The temple grounds also include some large pagodas to its immediate north, including the Phra Si Ratana Chedi, a large golden stupa that’s probably the most recognizable feature of the temple complex. There is also a miniature scale model of Angkor Wat, the most sacred religious site in the Khmer Empire (Cambodia). Quite curious to see this in the complex — it was started by King Mongkut and completed by King Nangklao as the memorial of Angkor Wat and Kingdom of Cambodia that have been occupied by Siam for many hundred years until the colonization of Kingdom of Cambodia by France. I couldn’t help to think of this in comparison to the name of the area where Angkor Wat is located, Siem Reap (which in Khmer it’s translated to ‘the defeat of Siam’). Both the miniature model of Angkor Wat in Wat Phra Kaeo complex and the name of the area in Cambodia give you hints about the animosity between the Thai and the Khmers, two neighboring kingdoms that were in war with each other for long period of time.

The photo below was taken outside the Wat Phra Kaeo temple building. You can see the intricate decoration of this building. It’s awesome to look at as a whole, but it’s even more impressive to look at the intricate details of the decoration.

Wat Phra Kaeo

Grand Palace

The Grand Palace in old, downtown Bangkok, Thailand, is the official residence of the King of Siam since 1782. Though the present King, King Bhumibol Adulyadej, now resides in a different palace, the Grand Palace is still used for many formal functions. The complex includes The Temple of Emerald Buddha and several buildings that are used by the royal offices. It is now open to public as a museum, and it is one of the popular tourist attractions in Bangkok.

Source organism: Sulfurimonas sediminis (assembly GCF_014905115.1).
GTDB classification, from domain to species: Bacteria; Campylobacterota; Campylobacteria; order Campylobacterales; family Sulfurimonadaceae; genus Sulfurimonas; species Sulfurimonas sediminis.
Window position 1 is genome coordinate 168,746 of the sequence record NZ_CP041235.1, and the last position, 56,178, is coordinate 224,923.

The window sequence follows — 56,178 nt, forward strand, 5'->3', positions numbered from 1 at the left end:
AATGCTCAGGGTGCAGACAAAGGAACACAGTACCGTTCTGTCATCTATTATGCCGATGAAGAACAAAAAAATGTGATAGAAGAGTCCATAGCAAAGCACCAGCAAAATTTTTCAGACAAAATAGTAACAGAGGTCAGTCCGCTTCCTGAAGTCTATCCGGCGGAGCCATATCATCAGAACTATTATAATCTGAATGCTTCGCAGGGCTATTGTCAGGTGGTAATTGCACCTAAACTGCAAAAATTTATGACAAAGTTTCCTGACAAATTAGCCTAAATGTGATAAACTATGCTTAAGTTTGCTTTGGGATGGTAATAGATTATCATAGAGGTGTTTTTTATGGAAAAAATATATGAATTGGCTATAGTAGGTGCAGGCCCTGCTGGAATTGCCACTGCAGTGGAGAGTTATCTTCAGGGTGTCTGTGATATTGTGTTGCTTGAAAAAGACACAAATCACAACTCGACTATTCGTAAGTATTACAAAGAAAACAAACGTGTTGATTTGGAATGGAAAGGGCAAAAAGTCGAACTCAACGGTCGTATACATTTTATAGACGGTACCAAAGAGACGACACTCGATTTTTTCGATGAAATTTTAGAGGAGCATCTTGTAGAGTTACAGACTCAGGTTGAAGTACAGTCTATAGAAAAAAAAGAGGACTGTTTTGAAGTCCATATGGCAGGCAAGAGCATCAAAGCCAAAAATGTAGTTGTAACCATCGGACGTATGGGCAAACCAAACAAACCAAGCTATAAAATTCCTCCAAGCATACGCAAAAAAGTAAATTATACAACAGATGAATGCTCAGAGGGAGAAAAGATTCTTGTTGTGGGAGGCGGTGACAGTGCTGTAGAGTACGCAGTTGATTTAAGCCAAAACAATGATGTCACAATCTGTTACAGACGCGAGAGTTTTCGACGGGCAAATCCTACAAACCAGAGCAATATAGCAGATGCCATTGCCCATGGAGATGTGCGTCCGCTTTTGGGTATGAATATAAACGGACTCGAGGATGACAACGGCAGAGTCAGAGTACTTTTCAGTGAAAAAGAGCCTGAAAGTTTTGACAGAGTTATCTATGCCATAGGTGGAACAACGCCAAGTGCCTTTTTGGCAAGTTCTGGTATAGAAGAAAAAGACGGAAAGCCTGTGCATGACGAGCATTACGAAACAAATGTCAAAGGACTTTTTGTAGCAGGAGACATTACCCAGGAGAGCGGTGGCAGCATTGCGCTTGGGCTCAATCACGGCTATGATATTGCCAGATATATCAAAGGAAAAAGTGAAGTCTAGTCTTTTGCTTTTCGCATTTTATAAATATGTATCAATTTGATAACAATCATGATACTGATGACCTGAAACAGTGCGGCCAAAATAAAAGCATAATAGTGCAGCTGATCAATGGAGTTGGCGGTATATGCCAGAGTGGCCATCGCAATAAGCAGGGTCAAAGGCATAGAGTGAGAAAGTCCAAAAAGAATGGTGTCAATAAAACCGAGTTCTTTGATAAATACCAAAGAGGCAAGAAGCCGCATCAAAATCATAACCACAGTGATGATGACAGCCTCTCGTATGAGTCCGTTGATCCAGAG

If you like to visit the Grand Palace, there are some things to note. First, as mentioned in a blog post a couple of days ago, beware of anyone that tells you outside the complex that the Grand Palace is closed for ceremony or for any functions. Often times these were scammers who will then try to offer you alternative to go elsewhere for sightseeing. You should go to the main entrance of the palace and check it for yourself; if you can’t get in or the ticket office is closed, then it is indeed closed. In our case, we ignored a couple of people who told this to us, to find the main entrance was full of tourists visiting the Palace.

Second thing to note is that there is a strict dress code for those who want to visit the Grand Palace complex, especially the Temple of Emerald Buddha area. Men must wear long pants and shirts with sleeves — no tank tops. If you’re wearing sandals or flip-flops you must wear socks (in other words, no bare feet.) Women must be similarly modestly dressed. No see-through clothes, bare shoulders, etc. If you show up at the front gate improperly dressed, there is a booth near the entry that can provide clothes to cover you up properly. You must leave your passport or credit card as security.